Formal investigation into historical rape allegations is needed now

04 March 2021



The West Live with Ben O’Shea 04/03/2021

“Labour Senator: Porter’s Press Conference Made Me Sick”

 BEN O’SHEA: Attorney General Christian Porter outed himself yesterday as the cabinet minister at the centre of a historical rape allegation. The admission didn’t exactly rock federal parliament but that’s only because it was the worst kept secret in Canberra. Federal Senator Sue Lines wrote an opinion piece in the Western Australian on the weekend on the issue before Porter’s name was attached to it and she joins me now. Good morning senator.


SENATOR SUE LINES: Good morning Ben. How are you?


BEN O’SHEA: Yeah, very well thank you. Now, in your opinion piece you wrote that this rape allegation made you feel sick in the stomach. How do you feel now after watching Christian Porter’s press conference yesterday?


SENATOR SUE LINES: Well the sick feeling hasn’t gone away, Ben, because, um, there’s an opportunity for the Prime Minister to really create a new higher standard here, and he failed to do that. I mean, this matter needs to be fully investigated and it isn’t going to go away.  Um and it can’t be the kind of media conference that we saw yesterday which yes of course was harrowing for Christian Porter. It isn’t the way which we should conduct this matter. It’s a serious matter and it needs to be investigated fully and quite frankly the Prime Minister has got questions to answer here and that opportunity for him to step up and to create a new higher standard is open to him but he really does need to move in the next day or two.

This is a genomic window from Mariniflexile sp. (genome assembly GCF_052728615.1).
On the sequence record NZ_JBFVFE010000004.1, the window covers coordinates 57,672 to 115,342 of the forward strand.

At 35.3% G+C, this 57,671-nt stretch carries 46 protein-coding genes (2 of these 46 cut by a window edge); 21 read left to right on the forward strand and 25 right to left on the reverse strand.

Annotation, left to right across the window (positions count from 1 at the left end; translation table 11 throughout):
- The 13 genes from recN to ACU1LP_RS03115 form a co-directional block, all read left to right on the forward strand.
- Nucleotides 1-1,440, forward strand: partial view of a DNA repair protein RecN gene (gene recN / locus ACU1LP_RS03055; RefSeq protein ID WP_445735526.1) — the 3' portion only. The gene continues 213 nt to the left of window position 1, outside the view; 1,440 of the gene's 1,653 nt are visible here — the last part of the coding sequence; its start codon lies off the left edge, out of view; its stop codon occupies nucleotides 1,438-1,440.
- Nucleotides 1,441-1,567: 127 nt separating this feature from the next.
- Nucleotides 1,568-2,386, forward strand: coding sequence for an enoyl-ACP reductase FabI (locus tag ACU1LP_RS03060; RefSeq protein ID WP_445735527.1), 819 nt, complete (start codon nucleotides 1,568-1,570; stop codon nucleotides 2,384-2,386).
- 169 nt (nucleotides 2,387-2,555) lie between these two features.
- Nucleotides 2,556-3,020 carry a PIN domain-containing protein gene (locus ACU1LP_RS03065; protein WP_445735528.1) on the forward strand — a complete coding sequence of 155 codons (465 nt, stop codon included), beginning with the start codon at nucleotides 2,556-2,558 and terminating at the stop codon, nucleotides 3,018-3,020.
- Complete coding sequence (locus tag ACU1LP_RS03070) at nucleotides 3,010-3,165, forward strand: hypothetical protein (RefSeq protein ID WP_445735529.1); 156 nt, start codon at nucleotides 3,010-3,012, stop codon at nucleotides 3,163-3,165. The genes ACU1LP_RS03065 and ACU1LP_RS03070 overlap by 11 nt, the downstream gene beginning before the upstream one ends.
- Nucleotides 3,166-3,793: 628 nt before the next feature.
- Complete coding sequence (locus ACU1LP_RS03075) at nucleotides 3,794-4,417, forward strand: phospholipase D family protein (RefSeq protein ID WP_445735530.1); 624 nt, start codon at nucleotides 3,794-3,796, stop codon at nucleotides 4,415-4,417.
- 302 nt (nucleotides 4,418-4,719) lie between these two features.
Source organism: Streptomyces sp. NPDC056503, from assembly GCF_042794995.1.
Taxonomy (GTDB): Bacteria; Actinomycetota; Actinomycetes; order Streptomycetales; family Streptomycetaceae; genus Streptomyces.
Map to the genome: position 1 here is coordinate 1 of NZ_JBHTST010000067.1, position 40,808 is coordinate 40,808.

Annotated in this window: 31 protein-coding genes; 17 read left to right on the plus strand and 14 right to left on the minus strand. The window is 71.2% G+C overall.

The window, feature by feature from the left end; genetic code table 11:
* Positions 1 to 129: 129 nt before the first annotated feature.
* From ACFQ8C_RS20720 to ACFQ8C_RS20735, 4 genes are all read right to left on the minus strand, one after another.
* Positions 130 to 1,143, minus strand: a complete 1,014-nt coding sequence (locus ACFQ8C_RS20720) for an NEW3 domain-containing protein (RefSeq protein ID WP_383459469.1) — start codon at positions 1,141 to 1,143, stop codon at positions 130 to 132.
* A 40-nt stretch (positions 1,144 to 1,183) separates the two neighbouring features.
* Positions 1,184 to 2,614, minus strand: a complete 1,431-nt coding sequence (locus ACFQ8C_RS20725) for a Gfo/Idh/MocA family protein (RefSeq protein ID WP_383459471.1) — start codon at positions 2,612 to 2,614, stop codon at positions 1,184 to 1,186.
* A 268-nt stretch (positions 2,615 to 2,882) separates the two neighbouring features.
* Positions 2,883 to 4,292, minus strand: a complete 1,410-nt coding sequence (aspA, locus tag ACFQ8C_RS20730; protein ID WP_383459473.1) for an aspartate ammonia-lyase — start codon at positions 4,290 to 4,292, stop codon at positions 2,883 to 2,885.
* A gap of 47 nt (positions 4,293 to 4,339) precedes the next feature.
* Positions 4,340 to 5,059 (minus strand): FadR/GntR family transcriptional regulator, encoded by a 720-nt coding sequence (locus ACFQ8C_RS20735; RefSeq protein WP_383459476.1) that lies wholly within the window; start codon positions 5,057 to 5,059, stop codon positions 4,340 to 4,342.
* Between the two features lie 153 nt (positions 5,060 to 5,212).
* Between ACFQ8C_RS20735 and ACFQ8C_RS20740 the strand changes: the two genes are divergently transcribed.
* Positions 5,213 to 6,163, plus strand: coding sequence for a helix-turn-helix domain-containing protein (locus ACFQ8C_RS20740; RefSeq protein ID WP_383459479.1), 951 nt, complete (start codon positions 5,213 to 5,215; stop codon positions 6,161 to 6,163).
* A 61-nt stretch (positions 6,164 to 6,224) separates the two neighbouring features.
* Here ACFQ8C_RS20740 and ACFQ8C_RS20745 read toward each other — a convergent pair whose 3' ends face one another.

BEN O’SHEA: Mm, well the attorney general categorically denied the allegations. The NSW police have closed their investigations into the matter. Shouldn’t that just be the end of it?


SENATOR SUE LINES: Well I’m not talking, and neither is our leader Anthony Albanese talking about a police enquiry. We’ve moved on from that. We understand what the police have done, rightly or wrongly, but we’re politicians and the public is entitled to hold us to a high standard. I expect to be held to be held to a high standard and if I faulter there needs to be a clear process established for clearing my name or how we move forward, and we haven’t got that. We have the first law leader of the land accused of very, very serious crimes to which he’s denied but it isn’t going to go away and what we don’t want to see is this matter continue to be discussed in the media and it could well be discussed under parliamentary privilege when the parliament goes back in a week or so. That’s not fair to anyone. It’s not fair to the woman who’s passed, her family and indeed it’s not fair to anyone that stands accused. That’s why we need an independent enquiry that is open and transparent that we can get – so the Australian public can have some sense that the parliament is taking this matter seriously and that we are looking at ways to resolve these issues.